3. Talk about it.
This may involve asking some clarifying questions or asking for examples. If the criticism stings you badly, ask a few trusted friends for their counsel.
You may be surprised to learn that your friends agree. Or they may tell you to forget about it.
It helps to get perspective from people who are not emotionally involved in the situation. Seek the wisdom that comes from a multitude of counselors (Proverbs 11:14).
4. Learn from it.
Most of the time, we can learn something useful from even the most unfair criticism.
Perhaps you’ve heard about the young boy who was found digging through a large pile of horse manure.
“Son, why are you doing that?”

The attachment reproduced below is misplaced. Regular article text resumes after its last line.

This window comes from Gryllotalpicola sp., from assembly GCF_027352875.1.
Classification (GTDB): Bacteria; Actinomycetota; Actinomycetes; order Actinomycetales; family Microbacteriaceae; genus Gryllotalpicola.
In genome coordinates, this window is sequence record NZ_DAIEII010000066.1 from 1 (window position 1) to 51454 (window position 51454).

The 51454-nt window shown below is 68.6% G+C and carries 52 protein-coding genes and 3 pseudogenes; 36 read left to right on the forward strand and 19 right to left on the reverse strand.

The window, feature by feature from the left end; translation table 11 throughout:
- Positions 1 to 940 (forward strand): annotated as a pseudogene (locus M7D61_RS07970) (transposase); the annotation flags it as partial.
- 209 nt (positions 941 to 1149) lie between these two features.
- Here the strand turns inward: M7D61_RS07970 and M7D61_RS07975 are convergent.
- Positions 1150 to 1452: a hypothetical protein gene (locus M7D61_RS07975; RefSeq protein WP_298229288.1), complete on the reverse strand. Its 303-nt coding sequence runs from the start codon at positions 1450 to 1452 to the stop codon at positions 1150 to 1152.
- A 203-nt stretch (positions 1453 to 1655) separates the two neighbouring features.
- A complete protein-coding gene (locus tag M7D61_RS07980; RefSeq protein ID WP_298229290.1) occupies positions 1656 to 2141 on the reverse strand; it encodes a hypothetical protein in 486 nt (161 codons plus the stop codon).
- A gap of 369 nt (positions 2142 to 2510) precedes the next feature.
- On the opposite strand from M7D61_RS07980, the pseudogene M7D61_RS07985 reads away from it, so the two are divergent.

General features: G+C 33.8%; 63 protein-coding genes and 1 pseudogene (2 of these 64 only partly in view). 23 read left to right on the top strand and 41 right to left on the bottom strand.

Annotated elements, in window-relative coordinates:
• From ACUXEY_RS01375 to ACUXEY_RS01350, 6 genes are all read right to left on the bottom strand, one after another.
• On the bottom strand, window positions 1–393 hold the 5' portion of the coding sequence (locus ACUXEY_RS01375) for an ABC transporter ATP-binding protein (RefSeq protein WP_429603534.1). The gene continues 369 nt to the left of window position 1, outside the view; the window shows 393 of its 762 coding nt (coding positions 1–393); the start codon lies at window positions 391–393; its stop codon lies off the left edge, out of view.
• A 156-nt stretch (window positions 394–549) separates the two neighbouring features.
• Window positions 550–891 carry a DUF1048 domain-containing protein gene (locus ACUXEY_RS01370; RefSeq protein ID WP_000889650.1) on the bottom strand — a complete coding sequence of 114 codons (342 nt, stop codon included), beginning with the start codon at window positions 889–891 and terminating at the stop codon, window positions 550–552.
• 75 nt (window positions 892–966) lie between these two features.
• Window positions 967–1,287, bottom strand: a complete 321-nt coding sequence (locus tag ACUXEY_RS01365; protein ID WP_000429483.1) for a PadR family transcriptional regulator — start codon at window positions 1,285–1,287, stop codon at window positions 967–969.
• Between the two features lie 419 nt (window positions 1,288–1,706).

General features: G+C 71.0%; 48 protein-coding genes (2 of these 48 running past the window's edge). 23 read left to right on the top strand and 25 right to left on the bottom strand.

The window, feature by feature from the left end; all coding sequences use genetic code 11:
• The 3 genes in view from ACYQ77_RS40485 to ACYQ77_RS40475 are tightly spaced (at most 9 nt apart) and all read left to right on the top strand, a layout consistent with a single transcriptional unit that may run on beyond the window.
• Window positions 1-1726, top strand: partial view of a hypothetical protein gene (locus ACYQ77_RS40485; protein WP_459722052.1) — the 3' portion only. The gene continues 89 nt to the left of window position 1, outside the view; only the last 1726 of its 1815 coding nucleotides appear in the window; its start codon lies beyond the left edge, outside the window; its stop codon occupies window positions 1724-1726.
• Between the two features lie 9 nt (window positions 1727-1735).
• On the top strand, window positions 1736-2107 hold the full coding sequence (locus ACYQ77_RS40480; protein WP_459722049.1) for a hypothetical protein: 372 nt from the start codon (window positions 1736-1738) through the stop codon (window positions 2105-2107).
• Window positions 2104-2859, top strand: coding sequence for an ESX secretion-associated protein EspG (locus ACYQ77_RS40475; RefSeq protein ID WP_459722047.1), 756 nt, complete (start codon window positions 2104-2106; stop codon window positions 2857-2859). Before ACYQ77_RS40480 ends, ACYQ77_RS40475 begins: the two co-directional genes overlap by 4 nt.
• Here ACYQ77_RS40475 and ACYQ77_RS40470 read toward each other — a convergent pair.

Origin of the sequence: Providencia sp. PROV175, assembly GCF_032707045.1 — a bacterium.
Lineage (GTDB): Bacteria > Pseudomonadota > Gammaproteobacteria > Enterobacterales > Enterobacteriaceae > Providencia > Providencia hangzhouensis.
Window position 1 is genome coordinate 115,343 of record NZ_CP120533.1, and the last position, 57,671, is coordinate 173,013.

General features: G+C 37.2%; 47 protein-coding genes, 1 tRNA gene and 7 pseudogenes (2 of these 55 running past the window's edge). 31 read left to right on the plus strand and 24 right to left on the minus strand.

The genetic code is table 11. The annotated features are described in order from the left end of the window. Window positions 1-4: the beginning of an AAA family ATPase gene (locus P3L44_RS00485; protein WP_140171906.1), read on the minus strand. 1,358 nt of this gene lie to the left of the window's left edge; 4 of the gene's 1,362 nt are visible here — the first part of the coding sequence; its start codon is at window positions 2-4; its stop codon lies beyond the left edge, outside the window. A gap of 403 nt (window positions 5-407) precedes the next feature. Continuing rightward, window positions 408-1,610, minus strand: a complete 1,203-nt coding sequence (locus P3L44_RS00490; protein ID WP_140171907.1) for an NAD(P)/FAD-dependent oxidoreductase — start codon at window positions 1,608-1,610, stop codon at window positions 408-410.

“With all this manure,” he replied, “there must be a horse in there somewhere.”
You may be facing a pile of manure.
There’s probably a horse in there somewhere.
Dig for it.
5. Pray about it.
If it matters to you, it matters to God. So don’t be afraid to ask God for the wisdom you need:
“Lord, is this true?”
“What are you saying to me through this?”
“Grant me your grace so that I might respond as Christ would respond.”
And maybe this prayer too:
“Lord, I believe my critics are wrong. Some of them seem to have it in for me. Would you bless them anyway? The blessings I ask for myself, I ask for my critics also.”